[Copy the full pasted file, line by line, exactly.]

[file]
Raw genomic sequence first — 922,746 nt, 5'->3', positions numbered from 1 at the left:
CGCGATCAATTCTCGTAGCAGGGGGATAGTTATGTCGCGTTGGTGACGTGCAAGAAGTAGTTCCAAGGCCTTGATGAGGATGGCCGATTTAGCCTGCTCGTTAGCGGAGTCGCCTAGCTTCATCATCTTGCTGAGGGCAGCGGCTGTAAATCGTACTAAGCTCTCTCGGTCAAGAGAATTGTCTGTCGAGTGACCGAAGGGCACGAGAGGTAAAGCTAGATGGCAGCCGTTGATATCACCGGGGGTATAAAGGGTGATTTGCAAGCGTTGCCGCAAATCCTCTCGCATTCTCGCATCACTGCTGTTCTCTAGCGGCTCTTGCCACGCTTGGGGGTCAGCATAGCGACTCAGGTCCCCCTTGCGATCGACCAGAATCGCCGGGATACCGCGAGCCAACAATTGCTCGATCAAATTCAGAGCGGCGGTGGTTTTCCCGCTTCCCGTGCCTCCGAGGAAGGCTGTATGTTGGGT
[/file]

Raw genomic sequence first — 922,746 nt, 5'->3', positions numbered from 1 at the left:
CGCGATCAATTCTCGTAGCAGGGGGATAGTTATGTCGCGTTGGTGACGTGCAAGAAGTAGTTCCAAGGCCTTGATGAGGATGGCCGATTTAGCCTGCTCGTTAGCGGAGTCGCCTAGCTTCATCATCTTGCTGAGGGCAGCGGCTGTAAATCGTACTAAGCTCTCTCGGTCAAGAGAATTGTCTGTCGAGTGACCGAAGGGCACGAGAGGTAAAGCTAGATGGCAGCCGTTGATATCACCGGGGGTATAAAGGGTGATTTGCAAGCGTTGCCGCAAATCCTCTCGCATTCTCGCATCACTGCTGTTCTCTAGCGGCTCTTGCCACGCTTGGGGGTCAGCATAGCGACTCAGGTCCCCCTTGCGATCGACCAGAATCGCCGGGATACCGCGAGCCAACAATTGCTCGATCAAATTCAGAGCGGCGGTGGTTTTCCCGCTTCCCGTGCCTCCGAGGAAGGCTGTATGTTGGGT